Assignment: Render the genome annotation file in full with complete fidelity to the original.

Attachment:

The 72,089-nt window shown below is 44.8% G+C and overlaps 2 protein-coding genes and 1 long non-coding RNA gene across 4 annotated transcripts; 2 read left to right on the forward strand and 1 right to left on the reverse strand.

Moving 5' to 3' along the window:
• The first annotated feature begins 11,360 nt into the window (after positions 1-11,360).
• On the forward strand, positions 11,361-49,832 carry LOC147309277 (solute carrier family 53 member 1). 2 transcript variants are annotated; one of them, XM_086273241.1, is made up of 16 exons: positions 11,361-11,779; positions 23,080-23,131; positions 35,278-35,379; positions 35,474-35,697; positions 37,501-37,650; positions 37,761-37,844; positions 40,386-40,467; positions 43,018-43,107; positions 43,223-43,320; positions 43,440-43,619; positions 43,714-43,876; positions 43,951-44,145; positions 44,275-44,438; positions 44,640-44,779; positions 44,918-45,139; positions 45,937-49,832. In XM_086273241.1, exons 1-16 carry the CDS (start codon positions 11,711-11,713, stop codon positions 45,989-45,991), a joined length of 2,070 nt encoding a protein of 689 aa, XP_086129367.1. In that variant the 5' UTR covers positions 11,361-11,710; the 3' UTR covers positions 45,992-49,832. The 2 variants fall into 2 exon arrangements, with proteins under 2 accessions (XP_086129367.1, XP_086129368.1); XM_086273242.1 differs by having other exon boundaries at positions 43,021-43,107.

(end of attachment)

The 72,089-nt window shown below is 44.8% G+C and overlaps 2 protein-coding genes and 1 long non-coding RNA gene across 4 annotated transcripts; 2 read left to right on the forward strand and 1 right to left on the reverse strand.

Moving 5' to 3' along the window:
• The first annotated feature begins 11,360 nt into the window (after positions 1-11,360).
• On the forward strand, positions 11,361-49,832 carry LOC147309277 (solute carrier family 53 member 1). 2 transcript variants are annotated; one of them, XM_086273241.1, is made up of 16 exons: positions 11,361-11,779; positions 23,080-23,131; positions 35,278-35,379; positions 35,474-35,697; positions 37,501-37,650; positions 37,761-37,844; positions 40,386-40,467; positions 43,018-43,107; positions 43,223-43,320; positions 43,440-43,619; positions 43,714-43,876; positions 43,951-44,145; positions 44,275-44,438; positions 44,640-44,779; positions 44,918-45,139; positions 45,937-49,832. In XM_086273241.1, exons 1-16 carry the CDS (start codon positions 11,711-11,713, stop codon positions 45,989-45,991), a joined length of 2,070 nt encoding a protein of 689 aa, XP_086129367.1. In that variant the 5' UTR covers positions 11,361-11,710; the 3' UTR covers positions 45,992-49,832. The 2 variants fall into 2 exon arrangements, with proteins under 2 accessions (XP_086129367.1, XP_086129368.1); XM_086273242.1 differs by having other exon boundaries at positions 43,021-43,107.